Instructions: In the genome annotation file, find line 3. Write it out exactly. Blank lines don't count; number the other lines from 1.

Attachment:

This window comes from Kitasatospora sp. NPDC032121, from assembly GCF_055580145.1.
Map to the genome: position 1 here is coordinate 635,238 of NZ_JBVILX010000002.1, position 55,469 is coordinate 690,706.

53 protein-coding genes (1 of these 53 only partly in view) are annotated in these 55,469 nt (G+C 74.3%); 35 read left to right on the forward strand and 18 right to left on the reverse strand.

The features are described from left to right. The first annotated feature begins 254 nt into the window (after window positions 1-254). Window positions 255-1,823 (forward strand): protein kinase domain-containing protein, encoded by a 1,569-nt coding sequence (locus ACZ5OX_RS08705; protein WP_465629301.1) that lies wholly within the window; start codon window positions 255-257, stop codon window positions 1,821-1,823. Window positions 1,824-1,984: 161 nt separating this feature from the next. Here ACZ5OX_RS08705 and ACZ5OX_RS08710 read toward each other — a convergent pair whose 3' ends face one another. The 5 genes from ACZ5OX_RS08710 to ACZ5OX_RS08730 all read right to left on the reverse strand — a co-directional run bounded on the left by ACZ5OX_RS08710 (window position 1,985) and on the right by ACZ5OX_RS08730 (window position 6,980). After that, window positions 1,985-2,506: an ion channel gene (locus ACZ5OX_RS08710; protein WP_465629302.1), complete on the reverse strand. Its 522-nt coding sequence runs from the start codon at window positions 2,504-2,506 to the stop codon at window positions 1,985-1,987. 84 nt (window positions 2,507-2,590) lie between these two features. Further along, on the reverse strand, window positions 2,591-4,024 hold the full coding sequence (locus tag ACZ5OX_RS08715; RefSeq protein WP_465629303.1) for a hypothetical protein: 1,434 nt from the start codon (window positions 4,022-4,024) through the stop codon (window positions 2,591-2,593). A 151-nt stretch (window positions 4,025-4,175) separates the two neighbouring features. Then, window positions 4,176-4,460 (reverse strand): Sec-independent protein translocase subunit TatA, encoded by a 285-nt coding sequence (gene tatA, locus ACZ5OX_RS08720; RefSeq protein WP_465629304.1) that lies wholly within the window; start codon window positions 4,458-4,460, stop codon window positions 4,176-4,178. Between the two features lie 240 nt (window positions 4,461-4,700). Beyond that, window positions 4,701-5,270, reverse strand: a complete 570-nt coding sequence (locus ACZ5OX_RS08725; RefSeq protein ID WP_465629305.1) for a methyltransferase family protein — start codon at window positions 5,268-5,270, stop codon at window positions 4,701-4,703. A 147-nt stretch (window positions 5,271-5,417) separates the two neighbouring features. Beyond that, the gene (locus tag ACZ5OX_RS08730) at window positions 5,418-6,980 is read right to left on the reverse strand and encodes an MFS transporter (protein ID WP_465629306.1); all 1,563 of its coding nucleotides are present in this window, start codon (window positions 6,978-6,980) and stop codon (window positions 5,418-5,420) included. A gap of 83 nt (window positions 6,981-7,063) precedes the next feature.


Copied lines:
53 protein-coding genes (1 of these 53 only partly in view) are annotated in these 55,469 nt (G+C 74.3%); 35 read left to right on the forward strand and 18 right to left on the reverse strand.